Ukraine, one year on: Trans teen ready to fight for his country feared being buried under wrong name

An illustration of a young man in front of the Ukraine flag

Yakiv, 18, was about to embark on his medical transition when Russia invaded Ukraine on 24 February, 2022.

Facing war, he decided that things were too uncertain for him to move forward – he no longer knew if he could be safely out as a trans man.

A year on, Yakiv has had to reassess time and time again.

“I realised that I could not really afford to push some things back because, at the time at least, the situation looked extremely unstable,” Yakiv explains.

“Now I’m not sure they’re hoping for any quick resolutions – you do need to still live your life and try to very carefully and tentatively plan for the future.

“For me personally, I do not want to be buried under somebody else’s name, and I felt like I couldn’t really afford to sit in the closet anymore. I really rapidly came out to almost everybody in my life.

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Ukrainians demonstrate outside Downing Street against Russia's invasion of Ukraine. A woman is pictured holding up a sign which says "Ukraine" in blue and yellow writing. She is wearing a scarf in the Ukrainian colours around her neck.
Ukrainians demonstrate outside Downing Street against Russia’s invasion of Ukraine. (Jeff J Mitchell/Getty)

For many in Ukraine’s LGBTQ+ community, difficult choices had to be made after Russia invaded. Some questioned whether they should flee to safer territories, while others found themselves wondering if they could live openly and authentically while the country was at war.

In the end, pushing ahead with his medical transition was practical as well as necessary for Yakiv’s wellbeing – he knows it’s possible he could be needed at some stage to fight for his country.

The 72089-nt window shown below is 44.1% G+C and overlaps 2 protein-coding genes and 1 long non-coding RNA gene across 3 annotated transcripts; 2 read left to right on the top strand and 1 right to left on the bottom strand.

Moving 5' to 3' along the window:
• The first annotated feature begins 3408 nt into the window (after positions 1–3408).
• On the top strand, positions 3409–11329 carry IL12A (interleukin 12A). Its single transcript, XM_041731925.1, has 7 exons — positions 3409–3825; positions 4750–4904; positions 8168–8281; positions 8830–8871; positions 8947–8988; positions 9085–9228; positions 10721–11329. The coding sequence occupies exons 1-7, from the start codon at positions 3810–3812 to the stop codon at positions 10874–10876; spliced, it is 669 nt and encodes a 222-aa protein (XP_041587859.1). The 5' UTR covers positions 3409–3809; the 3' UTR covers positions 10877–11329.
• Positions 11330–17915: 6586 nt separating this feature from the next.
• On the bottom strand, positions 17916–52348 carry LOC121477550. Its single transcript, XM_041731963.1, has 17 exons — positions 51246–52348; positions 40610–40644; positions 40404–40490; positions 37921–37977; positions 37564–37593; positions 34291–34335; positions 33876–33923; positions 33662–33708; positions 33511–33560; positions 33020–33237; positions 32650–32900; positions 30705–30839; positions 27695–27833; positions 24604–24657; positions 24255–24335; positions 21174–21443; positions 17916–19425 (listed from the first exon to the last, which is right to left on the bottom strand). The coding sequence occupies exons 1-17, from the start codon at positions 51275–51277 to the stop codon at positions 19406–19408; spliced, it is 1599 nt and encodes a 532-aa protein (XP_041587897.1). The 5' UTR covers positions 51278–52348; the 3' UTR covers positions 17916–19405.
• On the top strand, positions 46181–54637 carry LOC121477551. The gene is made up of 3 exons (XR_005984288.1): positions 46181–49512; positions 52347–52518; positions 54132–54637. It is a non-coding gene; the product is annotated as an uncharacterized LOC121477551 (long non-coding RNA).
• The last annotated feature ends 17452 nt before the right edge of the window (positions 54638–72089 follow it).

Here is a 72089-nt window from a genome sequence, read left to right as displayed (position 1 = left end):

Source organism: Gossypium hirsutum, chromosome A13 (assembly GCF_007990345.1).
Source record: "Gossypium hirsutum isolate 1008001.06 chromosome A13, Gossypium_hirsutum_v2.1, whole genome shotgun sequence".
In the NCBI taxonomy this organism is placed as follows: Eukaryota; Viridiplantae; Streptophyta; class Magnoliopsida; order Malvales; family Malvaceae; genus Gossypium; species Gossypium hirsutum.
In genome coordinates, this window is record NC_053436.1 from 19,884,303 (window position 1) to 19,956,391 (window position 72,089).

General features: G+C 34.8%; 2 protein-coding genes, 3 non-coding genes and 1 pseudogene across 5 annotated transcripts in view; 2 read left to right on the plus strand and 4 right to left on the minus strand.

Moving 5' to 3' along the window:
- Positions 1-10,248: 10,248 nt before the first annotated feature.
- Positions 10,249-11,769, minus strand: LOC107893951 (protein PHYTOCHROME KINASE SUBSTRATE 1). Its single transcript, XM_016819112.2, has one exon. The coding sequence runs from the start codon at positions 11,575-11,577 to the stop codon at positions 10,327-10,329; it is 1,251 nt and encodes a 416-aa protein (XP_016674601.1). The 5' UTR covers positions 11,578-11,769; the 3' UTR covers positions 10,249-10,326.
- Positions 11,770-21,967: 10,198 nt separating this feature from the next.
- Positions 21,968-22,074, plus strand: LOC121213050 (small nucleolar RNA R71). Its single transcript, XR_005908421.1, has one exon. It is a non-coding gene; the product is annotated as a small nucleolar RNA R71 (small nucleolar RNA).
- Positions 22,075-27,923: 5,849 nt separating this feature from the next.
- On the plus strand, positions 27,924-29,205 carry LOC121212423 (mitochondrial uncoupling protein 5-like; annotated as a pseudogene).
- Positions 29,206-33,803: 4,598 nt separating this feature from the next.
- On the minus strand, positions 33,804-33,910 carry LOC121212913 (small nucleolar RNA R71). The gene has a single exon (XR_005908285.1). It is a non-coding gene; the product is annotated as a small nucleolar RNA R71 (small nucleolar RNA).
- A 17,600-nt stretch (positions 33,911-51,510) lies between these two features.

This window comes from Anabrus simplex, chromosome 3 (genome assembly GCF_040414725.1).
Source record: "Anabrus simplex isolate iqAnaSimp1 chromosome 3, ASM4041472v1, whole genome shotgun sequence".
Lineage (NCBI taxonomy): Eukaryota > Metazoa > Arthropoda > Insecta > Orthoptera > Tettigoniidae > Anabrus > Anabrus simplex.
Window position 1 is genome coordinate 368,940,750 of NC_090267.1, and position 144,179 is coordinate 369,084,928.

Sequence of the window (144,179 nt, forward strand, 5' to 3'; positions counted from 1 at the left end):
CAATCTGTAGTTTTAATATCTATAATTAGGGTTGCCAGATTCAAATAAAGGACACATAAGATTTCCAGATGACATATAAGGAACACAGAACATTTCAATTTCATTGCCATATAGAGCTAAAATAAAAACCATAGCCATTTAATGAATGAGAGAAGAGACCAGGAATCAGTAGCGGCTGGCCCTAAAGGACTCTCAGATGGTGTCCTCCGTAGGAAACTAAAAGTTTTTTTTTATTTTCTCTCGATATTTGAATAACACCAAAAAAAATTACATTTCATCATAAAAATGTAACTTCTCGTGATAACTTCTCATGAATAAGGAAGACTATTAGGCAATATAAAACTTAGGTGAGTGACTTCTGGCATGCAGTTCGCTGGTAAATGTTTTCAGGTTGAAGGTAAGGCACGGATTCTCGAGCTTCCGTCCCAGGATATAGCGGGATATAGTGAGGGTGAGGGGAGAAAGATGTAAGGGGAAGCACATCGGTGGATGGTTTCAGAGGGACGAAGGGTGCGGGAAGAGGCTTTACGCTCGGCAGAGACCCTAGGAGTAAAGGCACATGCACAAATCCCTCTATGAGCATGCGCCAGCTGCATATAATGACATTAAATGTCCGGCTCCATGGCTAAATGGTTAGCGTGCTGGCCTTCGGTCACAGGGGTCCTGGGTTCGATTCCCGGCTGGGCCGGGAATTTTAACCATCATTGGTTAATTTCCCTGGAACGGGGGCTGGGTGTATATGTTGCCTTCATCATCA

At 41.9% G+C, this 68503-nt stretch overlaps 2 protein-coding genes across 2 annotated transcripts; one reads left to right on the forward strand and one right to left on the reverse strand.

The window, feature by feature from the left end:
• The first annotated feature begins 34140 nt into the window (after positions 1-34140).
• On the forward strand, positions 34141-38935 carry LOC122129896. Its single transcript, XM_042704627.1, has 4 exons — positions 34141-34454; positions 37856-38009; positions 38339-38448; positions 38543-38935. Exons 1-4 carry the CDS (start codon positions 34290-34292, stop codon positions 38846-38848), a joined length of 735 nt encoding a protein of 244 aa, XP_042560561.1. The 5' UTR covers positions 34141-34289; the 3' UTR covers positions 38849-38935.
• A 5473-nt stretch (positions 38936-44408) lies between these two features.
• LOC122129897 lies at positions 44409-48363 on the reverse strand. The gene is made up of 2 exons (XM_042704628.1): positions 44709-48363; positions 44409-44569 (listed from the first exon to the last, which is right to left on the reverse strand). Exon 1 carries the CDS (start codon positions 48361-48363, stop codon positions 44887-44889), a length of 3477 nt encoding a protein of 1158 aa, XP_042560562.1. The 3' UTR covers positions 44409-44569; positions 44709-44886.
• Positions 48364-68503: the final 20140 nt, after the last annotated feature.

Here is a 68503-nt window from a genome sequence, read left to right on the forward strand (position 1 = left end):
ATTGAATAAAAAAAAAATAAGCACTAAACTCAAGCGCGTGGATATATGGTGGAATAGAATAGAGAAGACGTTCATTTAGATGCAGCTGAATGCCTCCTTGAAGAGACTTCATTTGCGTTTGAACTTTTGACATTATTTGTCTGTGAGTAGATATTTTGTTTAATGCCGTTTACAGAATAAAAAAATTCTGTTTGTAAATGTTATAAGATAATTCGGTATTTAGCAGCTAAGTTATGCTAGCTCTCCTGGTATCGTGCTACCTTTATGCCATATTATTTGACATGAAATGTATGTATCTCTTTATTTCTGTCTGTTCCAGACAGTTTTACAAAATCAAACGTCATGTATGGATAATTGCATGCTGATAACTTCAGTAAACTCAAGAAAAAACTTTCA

“We like to joke around and say everybody eventually will be in trenches at this point,” he says.

“Nobody is born for war. Nobody wants to be a soldier. Everybody has something better to do with their lives but when it comes to that choice between your personal needs and wants and dreams and everybody else’s, decisions need to be made, sadly.” 

Ukrainian soldier waves Ukrainian national flag while standing on top of an armoured personnel carrier on April 8, 2022.
Ukrainian soldier waves Ukrainian national flag while standing on top of an armoured personnel carrier on April 8, 2022. (Alexey Furman/Getty)

Ukraine war ‘sucks the joy out of life’

Yakiv is prepared to fight for Ukraine because he still feels spiritually close to his home country, even though he’s now based in Slovakia. He has managed to visit home several times since the war began, even when his parents discouraged him from doing so out of fear for his safety. 

Like so many others, Yakiv has seen the blackouts and experienced the curfews firsthand that have come to dominate much of the last year in Ukraine.

“It sucks out the normal joys of life because nobody really gets any rest,” he says.

Because of his personal experience with the war, Yakiv wants the world to sit up and pay attention to Ukraine once again. He has watched on as International attention has dwindled – but people are still dying and ordinary lives are being torn apart.

“I think the worst thing people can do is to get tired and stop caring,” he says.

Ukrainians in Sydney and their supporters gather at Martin Place during the '365 Days Strong' rally and candlelight vigil on February 23, 2023 in Sydney.
Ukrainians in Sydney and their supporters gather at Martin Place during the ‘365 Days Strong’ rally and candlelight vigil on February 23, 2023 in Sydney. (Lisa Maree Williams/Getty)

“Usually the attention from news and from the people tends to die out pretty quickly. The problem is, we still need weapons and resources every day.”

Yakiv also believes everybody has a personal stake in the war.

“Whether Ukraine survives or not will have consequences for countries like Moldova, Georgia, Syria, Belarus, Kazakhstan, and so many others,” he says.

Still, Yakiv doesn’t even like to entertain the possibility of a Russian victory – instead, he’s focusing on a better future in Ukraine where queer people can live openly, freely and authentically.

Much has been made of the fact that Ukraine could legalise same-sex marriage after the war.

“That really is a lot more than any of us hoped for,” he says. 

“I think it’s very heartening that, despite the war, some progress continues to be made.” 

At that time, Yakiv was an 18-year-old trans man who was about to embark on his medical transition – but Russian aggression put a stop to that

Speaking to PinkNews shortly after the Russian invasion, Yakiv explained that he had decided to push his medical transition back because

A year on, everything has changed.

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